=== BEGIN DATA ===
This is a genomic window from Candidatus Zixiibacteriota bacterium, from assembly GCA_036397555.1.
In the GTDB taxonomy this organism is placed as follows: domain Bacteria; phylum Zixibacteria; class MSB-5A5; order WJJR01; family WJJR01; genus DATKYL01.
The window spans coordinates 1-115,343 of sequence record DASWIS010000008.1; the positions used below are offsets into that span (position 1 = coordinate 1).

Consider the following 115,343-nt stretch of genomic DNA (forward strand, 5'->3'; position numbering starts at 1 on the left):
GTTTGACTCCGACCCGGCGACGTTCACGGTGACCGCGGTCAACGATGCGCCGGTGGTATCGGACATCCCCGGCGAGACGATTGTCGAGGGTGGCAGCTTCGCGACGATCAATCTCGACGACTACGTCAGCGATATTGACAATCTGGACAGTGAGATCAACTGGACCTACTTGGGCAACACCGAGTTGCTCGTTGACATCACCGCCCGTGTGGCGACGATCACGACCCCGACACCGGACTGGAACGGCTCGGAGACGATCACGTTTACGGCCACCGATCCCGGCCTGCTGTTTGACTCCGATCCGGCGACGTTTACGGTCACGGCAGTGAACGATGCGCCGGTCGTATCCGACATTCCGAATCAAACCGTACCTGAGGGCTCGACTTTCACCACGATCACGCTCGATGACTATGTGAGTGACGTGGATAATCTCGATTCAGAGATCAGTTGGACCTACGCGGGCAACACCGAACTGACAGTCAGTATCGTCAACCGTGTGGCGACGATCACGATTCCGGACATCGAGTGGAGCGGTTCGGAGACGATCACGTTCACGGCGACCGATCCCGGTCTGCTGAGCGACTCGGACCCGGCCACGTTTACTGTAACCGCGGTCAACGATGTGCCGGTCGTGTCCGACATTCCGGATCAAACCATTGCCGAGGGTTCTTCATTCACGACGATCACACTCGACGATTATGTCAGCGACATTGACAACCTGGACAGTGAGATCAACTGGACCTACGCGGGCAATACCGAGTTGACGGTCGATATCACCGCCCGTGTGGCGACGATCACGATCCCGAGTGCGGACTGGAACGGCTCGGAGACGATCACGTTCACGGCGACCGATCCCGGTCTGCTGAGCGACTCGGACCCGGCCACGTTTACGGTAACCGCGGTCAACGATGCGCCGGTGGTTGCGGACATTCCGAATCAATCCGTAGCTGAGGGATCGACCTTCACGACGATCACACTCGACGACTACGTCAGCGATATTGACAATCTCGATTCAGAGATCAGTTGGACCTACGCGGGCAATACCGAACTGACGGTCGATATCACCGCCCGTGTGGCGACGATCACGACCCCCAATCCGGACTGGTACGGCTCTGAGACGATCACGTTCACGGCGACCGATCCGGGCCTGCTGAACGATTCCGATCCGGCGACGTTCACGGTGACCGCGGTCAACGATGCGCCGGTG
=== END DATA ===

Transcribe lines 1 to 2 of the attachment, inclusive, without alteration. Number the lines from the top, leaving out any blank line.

This is a genomic window from Candidatus Zixiibacteriota bacterium, from assembly GCA_036397555.1.
In the GTDB taxonomy this organism is placed as follows: domain Bacteria; phylum Zixibacteria; class MSB-5A5; order WJJR01; family WJJR01; genus DATKYL01.